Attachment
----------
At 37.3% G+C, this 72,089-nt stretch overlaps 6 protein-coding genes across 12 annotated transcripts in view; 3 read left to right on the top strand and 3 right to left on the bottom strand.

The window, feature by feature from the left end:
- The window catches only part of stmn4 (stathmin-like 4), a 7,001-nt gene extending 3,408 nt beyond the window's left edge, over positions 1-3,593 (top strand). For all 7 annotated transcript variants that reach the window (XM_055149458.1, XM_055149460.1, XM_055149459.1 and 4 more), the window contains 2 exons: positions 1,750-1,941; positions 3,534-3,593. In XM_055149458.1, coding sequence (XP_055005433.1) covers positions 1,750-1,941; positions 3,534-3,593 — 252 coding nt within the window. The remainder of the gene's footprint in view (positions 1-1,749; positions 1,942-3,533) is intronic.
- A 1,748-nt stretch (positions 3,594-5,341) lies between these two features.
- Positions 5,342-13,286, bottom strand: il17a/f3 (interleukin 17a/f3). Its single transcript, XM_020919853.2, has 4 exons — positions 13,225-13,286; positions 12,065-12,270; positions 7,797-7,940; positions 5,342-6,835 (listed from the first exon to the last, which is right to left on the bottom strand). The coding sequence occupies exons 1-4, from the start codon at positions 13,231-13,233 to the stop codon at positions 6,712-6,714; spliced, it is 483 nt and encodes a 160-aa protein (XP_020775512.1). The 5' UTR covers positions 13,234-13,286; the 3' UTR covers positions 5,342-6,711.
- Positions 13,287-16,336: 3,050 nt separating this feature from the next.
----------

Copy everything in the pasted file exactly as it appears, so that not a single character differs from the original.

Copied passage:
At 37.3% G+C, this 72,089-nt stretch overlaps 6 protein-coding genes across 12 annotated transcripts in view; 3 read left to right on the top strand and 3 right to left on the bottom strand.

The window, feature by feature from the left end:
- The window catches only part of stmn4 (stathmin-like 4), a 7,001-nt gene extending 3,408 nt beyond the window's left edge, over positions 1-3,593 (top strand). For all 7 annotated transcript variants that reach the window (XM_055149458.1, XM_055149460.1, XM_055149459.1 and 4 more), the window contains 2 exons: positions 1,750-1,941; positions 3,534-3,593. In XM_055149458.1, coding sequence (XP_055005433.1) covers positions 1,750-1,941; positions 3,534-3,593 — 252 coding nt within the window. The remainder of the gene's footprint in view (positions 1-1,749; positions 1,942-3,533) is intronic.
- A 1,748-nt stretch (positions 3,594-5,341) lies between these two features.
- Positions 5,342-13,286, bottom strand: il17a/f3 (interleukin 17a/f3). Its single transcript, XM_020919853.2, has 4 exons — positions 13,225-13,286; positions 12,065-12,270; positions 7,797-7,940; positions 5,342-6,835 (listed from the first exon to the last, which is right to left on the bottom strand). The coding sequence occupies exons 1-4, from the start codon at positions 13,231-13,233 to the stop codon at positions 6,712-6,714; spliced, it is 483 nt and encodes a 160-aa protein (XP_020775512.1). The 5' UTR covers positions 13,234-13,286; the 3' UTR covers positions 5,342-6,711.
- Positions 13,287-16,336: 3,050 nt separating this feature from the next.